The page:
In a nation with a booming population yearning for higher education, agents of political and institutional corruption are destroying possibilities for all but those who can afford to seek it overseas.

Meanwhile in Morgantown, West Virginia, the flagship university of the State, West Virginia University, also facing a $45 million shortfall, decided to eliminate 9 per cent of its total majors—32 in all—which would lead to the termination of employment of 169 faculty members, 7 per cent in all. This includes the entirety of the department of world languages and linguistics. According to their news rel­ease, the university has been reviewing plans to eliminate the language req­uirement for all majors and is exploring “alternate methods of delivery such as a partnership with an online language app or online partnership with a fellow Big 12 university.” Other programmes on the chopping block include the Ph.D and the Masters in Mathematics, the Ph.D in higher education and the Ed.D in higher education administration, the Masters in public administration, the Bachelors in environmental and community planning; the Ph.D and the Masters in musical arts in composition; the Masters in acting; and the Masters in creative writing.

Even though the Tories in the UK and the Republicans in the US have contributed to the ideological disavowal of the humanities, the larger reasons behind these crises seem almost historically inevitable. The biggest of these is the decline of the college-age population, projected to reach a crisis in the US in 2025. The other reason is the astronomical rise in the cost of college, most radically in private institutions in the US but also elsewhere in the Anglo-American world, which certainly hasn’t helped a general decline in the faith in the relevance of college education to people’s lives. Back in the 1980s, Peter Drucker, observing the rapid transformation of manufacturing cultures in the US to what he had termed ‘knowledge society’, to which a college education was indispensable. That indispensability is under serious scrutiny now.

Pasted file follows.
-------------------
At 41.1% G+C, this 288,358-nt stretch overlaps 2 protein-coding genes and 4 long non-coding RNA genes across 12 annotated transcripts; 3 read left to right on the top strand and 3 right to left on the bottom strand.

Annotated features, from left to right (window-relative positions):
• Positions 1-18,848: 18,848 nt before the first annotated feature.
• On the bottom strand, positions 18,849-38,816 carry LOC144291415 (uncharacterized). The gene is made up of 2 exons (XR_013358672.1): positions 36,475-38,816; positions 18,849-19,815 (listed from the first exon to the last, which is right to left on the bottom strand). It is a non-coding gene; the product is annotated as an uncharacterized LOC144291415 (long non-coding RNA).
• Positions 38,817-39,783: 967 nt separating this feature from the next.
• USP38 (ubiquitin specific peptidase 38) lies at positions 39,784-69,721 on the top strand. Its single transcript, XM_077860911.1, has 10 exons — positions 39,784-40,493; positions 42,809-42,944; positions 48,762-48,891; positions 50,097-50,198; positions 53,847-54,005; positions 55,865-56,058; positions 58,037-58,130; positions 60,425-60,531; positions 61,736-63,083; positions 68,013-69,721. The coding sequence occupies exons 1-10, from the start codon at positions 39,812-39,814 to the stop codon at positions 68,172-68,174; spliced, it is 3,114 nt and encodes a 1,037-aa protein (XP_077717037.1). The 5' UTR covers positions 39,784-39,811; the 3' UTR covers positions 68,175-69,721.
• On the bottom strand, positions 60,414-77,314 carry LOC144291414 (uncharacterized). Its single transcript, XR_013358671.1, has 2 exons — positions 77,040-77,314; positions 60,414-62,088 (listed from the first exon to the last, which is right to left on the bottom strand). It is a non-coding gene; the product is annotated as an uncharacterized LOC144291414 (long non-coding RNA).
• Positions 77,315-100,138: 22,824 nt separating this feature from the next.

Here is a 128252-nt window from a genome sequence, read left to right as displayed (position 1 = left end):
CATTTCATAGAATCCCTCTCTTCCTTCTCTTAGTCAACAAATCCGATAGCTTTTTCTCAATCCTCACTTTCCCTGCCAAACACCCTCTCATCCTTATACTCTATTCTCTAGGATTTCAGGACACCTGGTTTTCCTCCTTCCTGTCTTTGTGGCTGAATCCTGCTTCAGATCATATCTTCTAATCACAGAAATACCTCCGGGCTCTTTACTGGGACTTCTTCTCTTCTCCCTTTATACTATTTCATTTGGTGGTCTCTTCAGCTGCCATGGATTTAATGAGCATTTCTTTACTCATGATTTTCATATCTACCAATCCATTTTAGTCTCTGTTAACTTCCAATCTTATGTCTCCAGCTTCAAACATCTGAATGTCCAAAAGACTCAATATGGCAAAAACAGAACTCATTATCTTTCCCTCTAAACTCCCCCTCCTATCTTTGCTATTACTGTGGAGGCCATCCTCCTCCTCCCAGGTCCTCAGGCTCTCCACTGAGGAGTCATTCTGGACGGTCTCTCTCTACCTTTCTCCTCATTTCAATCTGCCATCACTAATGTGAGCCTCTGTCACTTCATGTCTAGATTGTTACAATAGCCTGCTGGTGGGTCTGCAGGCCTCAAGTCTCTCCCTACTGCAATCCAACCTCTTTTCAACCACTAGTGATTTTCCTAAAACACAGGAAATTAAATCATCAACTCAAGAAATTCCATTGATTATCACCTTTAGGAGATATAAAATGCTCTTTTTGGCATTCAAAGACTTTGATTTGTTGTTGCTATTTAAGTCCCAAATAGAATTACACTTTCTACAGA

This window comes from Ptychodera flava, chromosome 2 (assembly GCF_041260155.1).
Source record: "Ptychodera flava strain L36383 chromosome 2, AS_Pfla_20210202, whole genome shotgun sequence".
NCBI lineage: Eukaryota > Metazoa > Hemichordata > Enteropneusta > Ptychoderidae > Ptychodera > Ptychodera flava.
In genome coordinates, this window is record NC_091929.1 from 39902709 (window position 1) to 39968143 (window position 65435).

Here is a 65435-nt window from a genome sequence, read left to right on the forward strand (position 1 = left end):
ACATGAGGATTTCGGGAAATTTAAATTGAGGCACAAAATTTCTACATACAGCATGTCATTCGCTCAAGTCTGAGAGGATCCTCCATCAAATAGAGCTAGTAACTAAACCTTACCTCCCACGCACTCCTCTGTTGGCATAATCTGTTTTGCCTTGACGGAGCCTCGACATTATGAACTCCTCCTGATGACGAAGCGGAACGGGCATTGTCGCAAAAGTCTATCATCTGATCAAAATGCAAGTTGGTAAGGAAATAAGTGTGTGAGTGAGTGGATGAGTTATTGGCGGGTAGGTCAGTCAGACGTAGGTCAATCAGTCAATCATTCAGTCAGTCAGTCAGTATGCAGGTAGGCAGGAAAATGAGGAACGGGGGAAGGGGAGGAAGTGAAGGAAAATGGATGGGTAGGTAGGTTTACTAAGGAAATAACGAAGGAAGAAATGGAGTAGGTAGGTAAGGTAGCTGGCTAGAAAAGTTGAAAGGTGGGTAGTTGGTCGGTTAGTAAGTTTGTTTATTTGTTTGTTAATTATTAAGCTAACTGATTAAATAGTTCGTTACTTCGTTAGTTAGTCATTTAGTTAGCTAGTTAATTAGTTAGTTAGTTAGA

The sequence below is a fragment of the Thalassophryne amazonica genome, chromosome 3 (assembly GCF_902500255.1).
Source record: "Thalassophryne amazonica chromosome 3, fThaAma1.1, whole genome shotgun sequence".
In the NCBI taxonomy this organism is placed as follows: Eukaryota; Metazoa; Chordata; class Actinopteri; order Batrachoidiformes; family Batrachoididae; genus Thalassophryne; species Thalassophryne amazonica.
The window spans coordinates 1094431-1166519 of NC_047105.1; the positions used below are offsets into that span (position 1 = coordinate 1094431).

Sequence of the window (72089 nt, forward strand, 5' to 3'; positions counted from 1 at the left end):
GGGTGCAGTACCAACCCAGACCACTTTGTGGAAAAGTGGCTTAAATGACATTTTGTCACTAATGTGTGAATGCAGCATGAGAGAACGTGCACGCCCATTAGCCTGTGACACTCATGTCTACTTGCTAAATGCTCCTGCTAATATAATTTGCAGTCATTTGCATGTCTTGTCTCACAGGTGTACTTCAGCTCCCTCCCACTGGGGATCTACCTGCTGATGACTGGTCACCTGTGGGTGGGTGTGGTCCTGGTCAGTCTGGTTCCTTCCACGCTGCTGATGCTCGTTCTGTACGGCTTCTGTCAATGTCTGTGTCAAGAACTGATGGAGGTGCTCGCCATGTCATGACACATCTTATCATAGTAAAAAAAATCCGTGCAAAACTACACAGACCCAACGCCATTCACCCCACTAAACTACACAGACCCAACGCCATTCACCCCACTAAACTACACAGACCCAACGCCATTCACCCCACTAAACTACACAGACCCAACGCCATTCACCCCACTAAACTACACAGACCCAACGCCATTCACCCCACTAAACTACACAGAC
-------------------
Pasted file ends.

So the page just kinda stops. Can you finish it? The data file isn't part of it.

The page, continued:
Lack of college-age population and high fees—these are two problems India certainly does not have. An exploding youth population, many of them seeking urban life and upward mobility, ensures that even the shoddiest outfit going by the name of an educational institution fills up its seats in no time. Witness the massive profits made by unscrupulous online content deliverers such as BYJU’s, and now the millions of examinees wondering about the vagaries of placement following the new arbitrarily structured Central University Entrance Examination mandated for college admissions nationwide. The second problem, that of high fees, is also something that has been historically absent in this country, thanks to a broad landscape of affordable public universities, admittedly of uneven quality. Even the fees of the new private universities are negligible compared to fees overseas; for the nation’s large middle- and upper-middle-class, they are affordable local alternatives to education abroad. These two conditions, combined with the high value placed by middle-class India that provides high-quality students and committed teachers, should have ushered in a golden period of higher education in India, as indeed it seemed possible in the early 2010s.


In a nation with a booming population that is yearning for higher education, agents of political and institutional corruption are destroying possibilities for all but those who can afford to seek it overseas. Perhaps one can argue that the rise of intolerant fundamentalisms around the world is also a historical inevitability, but as an educationist, particularly as one who has moved between worlds, what I see here is the greatest missed opportunity one can possibly imagine.

(Views expressed are personal)

Saikat Majumdar is Professor of English & Creative Writing at Ashoka University, Sonipat, Haryana

(This appeared in the print as 'Illiberal Education')